Hazara has also been the bastion of various incarnations of the Pakistan Muslim League and remained so in the 2008 elections, returning six Muslim Leaguers to the National Assembly of Pakistan from its seven allocated seats; hence the PML-N’s intense focus on Hazara in the renaming process.

The ANP, on the other hand, has been consistently demanding a change in the province’s name since the party’s inception in 1986. The term Pukhtunkhwa was introduced in its current political context right around that time.

Pukhtunkhwa certainly is a term that has not only been used politically to describe the land of the Pashtuns but was also deployed frequently by the twentieth century Sufi poet Amir Hamza Shinwari and later by the more politically attuned poets like Ajmal Khattak, Qalandar Momand and Rehmat Shah Sael who gave it currency. It thus has significant cultural and popular history in contrast with the exonym NWFP.

The ANP had proposed this name as an alternative to the more political – and to some a secessionist – term Pashtunistan. Pashtunistan had its origin in the duel between the All-India Muslim League and the Khudai Khidmatgar Movement, where the latter proposed that the NWFP and FATA remain independent – under the Pashtunistan banner – than join Pakistan or India.

The Pashtun nationalist movement and its leaders remained ‘outsiders’, from 1947 through the mid-1980s, as far as the power politics of Pakistan go. The call for renaming the NWFP had then remained one of the rallying points for the ANP’s “National Democratic Revolution”, a neo-irredentist modification of the Leninist theory of the same name. Irredentism by definition being “a policy directed towards the incorporation, of irredentas – territories historically or ethnically related to one political unit but under the political control of another-back into their historically or ethnically related political unit”.

In due course the Pashtun nationalist movement, which in the NWFP essentially meant the ANP, was absorbed into the mainstream Pakistani politics, after forming a coalition with the PML of Nawaz Sharif in 1990, the party was formally initiated into the Islamabadian realpolitik and its leaders rehabilitated as “patriotic” Pakistanis from a hithertofore “traitor” status.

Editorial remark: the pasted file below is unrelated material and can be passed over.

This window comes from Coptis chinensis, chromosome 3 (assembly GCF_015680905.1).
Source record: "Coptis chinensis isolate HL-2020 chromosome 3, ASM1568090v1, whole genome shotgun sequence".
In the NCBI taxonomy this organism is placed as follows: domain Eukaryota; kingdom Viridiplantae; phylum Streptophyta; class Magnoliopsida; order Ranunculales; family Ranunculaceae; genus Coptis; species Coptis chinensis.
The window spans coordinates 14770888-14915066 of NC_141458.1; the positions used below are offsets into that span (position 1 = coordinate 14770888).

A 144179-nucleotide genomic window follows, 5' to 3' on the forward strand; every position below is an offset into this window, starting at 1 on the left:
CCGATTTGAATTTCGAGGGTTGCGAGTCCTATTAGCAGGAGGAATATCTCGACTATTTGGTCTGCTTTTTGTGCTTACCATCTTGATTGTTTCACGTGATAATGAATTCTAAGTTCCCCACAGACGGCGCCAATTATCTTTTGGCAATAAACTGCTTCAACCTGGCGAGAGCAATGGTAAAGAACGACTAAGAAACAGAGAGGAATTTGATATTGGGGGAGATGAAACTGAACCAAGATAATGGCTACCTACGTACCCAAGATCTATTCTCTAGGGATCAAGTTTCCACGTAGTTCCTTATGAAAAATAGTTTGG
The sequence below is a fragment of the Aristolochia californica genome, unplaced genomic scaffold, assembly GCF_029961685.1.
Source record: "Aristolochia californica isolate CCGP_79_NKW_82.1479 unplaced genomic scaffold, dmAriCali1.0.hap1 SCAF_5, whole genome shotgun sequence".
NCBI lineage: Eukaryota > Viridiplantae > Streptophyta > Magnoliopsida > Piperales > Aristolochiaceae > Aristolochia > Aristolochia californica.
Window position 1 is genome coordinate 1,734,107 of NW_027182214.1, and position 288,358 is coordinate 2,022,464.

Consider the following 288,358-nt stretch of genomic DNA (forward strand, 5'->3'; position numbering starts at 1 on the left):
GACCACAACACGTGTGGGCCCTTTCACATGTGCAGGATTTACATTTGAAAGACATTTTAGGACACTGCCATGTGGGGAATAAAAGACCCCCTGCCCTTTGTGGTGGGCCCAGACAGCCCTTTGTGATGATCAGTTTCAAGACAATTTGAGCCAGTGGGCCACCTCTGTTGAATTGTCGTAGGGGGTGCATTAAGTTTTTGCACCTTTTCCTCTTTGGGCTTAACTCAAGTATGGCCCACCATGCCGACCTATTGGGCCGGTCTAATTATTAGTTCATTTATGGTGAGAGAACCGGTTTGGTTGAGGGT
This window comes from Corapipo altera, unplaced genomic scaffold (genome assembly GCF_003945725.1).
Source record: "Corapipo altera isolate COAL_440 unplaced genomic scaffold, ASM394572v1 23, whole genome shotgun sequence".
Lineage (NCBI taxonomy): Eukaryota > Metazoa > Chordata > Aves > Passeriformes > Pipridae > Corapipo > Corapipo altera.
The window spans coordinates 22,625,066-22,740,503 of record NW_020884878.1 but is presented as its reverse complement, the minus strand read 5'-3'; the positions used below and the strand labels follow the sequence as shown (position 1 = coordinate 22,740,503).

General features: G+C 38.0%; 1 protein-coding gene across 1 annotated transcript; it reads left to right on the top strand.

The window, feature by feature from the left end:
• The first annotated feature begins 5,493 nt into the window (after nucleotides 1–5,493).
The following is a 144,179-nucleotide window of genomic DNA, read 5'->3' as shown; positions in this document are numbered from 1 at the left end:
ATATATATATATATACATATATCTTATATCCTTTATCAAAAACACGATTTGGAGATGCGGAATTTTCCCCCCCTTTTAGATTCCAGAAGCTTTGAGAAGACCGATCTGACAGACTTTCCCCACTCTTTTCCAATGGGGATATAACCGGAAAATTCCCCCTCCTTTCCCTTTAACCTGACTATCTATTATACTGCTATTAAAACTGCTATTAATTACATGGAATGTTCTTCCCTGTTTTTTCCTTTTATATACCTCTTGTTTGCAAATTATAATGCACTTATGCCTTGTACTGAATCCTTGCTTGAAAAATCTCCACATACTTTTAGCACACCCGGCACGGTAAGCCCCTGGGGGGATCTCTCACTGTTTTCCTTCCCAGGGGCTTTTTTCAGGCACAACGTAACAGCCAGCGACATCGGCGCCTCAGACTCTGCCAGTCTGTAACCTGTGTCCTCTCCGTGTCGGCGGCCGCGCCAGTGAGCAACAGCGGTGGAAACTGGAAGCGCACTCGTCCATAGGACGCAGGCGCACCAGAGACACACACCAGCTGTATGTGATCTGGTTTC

The issue of renaming the NWFP has, however, continued to be a point of contention between the ANP and the PML-N not least because of the different ethno-linguistic demographic that each draws its support from. Each side had its reservations entrenched in the irredentism – real or perceived – of the other.

Over the last several years, efforts have been made by many to arrive at a consensus name for the province. The proposed alternatives have ranged from Gandhara – the ancient name of the region, Khyber, Abaseen, Neelab, Peshawar and Afghania. Each of these names has had its supporters and critics.

Going back to Gandhara is considered by some to ignore centuries of sociological evolution that the people of this region have gone through. Khyber, Abaseen, Neelab and Peshawar represent a geographical nomenclature that is devoid of the ethnic, linguistic, religious and cultural connotations.

While geographical renaming has been a common practice in the post-colonial nation-states, it is rather a reverse sociological evolution to use geographic landmarks to name regions where a peoples’ identity is also an issue. The Pakistani provinces like Punjab or Sindh did not gain their names in this fashion. The geographical landmarks developed their significance over the ages and people inhabiting those regions subsequently drew their name and identity from these landmarks and regions.

Within the last two weeks, the PML-N has proposed a slate of three names, i.e., Abaseen, Neelab and Pukhtunkhwa-Hazara whereas t he Chief of the ANP, Asfandyar Wali Khan has given a mandate to his committee to agree upon Pukhtunkhwa, Pashtunistan or Afghania.